Scary, absorbing and thought-provoking
“I am off to a conference on compliance,” I said to a friend, “That sounds like a barrel of laughs,” came the reply, summing up a common misconception of the subject. Well, I am happy to say the first IoF Compliance Conference certainly proved my friend wrong. There were quite a few laughs, and I returned to Battersea with new ideas on cyber security, lotteries and more!
In the opening session, Guy Parker of the ASA talked about how charity ads can polarise opinion. It was a reminder to us all that we must be responsible and avoid making people feel helpless to make a difference to our causes. Charity ads come into homes uninvited as opposed a choice made to watch the news or a certain TV programme.
Quite a thought-provoking and somewhat scary talk was given on cyber security. The knowledge that 85,000,000 attempted hacks take place in the UK every day made the whole room very uneasy, but Neil Sinclair’s tips for staying digitally safe were reassuring – and I’ve already started making improvements on my professional cyber security.
Treating people fairly is something that we fundraisers have embedded in our DNA. Jo-Ann and Claire from GOSH talked us through their timeline of writing a policy to document their processes with the key objective of increasing the confidence for their day to day staff. I really enjoyed learning more about their journey.
In light of recent press articles such as the case of The President’s Club furore, Sarah Atkinson from the Charities Commission spoke in her session about when to say no – not always an easy thing to do. The overriding message was that what is right for some charities may not necessarily be right for yours and a risk-based approach should be adopted.
Compliance priorities for the year ahead were presented by Gerald Oppenheim and Stephen Service from the Fundraising Regulator. They discussed recent and forthcoming changes to the code and the ‘plain English’ review of Code rules.The core message was around the perennial hot topic of contact consent – we must control our communications.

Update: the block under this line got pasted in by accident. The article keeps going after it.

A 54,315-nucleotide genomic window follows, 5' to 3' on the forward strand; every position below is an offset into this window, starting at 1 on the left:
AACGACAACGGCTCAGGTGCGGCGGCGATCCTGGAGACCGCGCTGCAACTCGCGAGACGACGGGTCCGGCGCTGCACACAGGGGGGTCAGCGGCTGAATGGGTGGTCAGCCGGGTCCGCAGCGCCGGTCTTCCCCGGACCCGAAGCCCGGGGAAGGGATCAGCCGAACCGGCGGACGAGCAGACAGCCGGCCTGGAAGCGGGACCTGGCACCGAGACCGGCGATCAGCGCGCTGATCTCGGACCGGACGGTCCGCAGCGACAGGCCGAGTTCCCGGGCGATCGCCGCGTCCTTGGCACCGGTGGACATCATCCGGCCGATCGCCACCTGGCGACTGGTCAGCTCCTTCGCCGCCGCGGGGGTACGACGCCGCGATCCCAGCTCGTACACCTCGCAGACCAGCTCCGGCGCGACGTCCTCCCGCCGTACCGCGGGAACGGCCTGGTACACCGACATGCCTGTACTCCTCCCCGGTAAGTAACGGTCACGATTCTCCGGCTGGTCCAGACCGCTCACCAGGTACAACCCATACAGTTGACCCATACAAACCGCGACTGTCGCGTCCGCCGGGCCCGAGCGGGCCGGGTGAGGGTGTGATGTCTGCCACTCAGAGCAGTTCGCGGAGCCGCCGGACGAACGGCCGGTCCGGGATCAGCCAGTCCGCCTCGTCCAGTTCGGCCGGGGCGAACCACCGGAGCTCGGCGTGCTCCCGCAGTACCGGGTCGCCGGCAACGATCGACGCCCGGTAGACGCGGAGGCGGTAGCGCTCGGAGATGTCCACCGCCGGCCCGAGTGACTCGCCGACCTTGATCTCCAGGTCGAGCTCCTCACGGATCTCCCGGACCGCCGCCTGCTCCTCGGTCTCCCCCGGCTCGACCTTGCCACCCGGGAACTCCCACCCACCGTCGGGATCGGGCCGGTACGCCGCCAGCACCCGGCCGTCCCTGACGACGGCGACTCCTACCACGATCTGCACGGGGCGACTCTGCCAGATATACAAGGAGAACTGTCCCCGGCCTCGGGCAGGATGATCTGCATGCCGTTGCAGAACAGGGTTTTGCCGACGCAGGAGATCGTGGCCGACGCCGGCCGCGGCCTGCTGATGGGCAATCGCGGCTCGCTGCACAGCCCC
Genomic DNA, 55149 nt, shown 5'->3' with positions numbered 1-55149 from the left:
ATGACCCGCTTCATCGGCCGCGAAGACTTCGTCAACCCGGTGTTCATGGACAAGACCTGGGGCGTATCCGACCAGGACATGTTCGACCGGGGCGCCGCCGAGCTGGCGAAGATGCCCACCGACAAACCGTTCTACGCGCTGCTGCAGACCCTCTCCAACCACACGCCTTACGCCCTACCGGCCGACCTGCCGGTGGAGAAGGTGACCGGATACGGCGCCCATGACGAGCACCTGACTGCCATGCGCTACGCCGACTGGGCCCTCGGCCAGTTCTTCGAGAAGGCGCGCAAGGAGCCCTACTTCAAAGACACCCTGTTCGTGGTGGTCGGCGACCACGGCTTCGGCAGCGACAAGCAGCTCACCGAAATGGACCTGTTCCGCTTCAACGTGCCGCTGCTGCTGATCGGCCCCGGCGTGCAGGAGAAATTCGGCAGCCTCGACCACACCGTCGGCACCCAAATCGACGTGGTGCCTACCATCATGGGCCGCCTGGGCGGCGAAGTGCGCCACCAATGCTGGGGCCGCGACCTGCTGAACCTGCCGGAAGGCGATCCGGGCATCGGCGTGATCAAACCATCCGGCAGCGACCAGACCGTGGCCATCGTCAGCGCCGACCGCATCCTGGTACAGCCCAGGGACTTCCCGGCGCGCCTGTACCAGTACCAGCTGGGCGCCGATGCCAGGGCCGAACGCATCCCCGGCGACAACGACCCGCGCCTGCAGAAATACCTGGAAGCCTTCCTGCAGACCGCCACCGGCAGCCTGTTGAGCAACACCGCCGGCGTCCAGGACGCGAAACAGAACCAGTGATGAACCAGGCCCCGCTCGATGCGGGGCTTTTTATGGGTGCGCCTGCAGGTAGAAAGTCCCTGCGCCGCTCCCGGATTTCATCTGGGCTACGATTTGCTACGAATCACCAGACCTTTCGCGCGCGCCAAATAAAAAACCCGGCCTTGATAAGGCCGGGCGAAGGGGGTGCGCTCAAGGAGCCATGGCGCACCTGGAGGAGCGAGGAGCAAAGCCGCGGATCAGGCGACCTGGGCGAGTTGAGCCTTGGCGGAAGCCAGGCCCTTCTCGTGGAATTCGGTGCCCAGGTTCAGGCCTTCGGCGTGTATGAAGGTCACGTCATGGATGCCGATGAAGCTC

Successful partnerships for sustainable fundraising was an engaging Q&A session with the IoF’s Alex Xavier asking the panel a set of questions. Tracey Lumsden of CRUK highlighted the importance of clarify who is doing what in a partnership. Setting out expectations early on in helps to understand each other’s values and uphold standards. Kay Fellows of Home Fundraising added that there needs to be a framework of continued communications between each other and not just a box ticking exercise for an end of campaign report.
Jo Cartwright and Cliff Young from the Gambling Commission spoke about how the Society lottery sector is growing and becoming increasingly important to fundraising – up 19% during 2016-17 raising a healthy £586,000,000 and the trend is set to continue in 2017-18. Interestingly, 20% of people give their draw money back indicating that the prize is not as important as the cause. I think the content of this session will help me with our new lottery campaigns at Battersea.
I found the whole day absorbing. I was particularly encouraged by the comparison made in the GDPR session that perfect compliance is like a unicorn – it exists more in the imagination than in reality – but it is never too late to be heading in that direction and important to show you’re on the right path.
Leila McCallum, Training & Compliance Officer at Battersea
Take a look at our full list of conferences here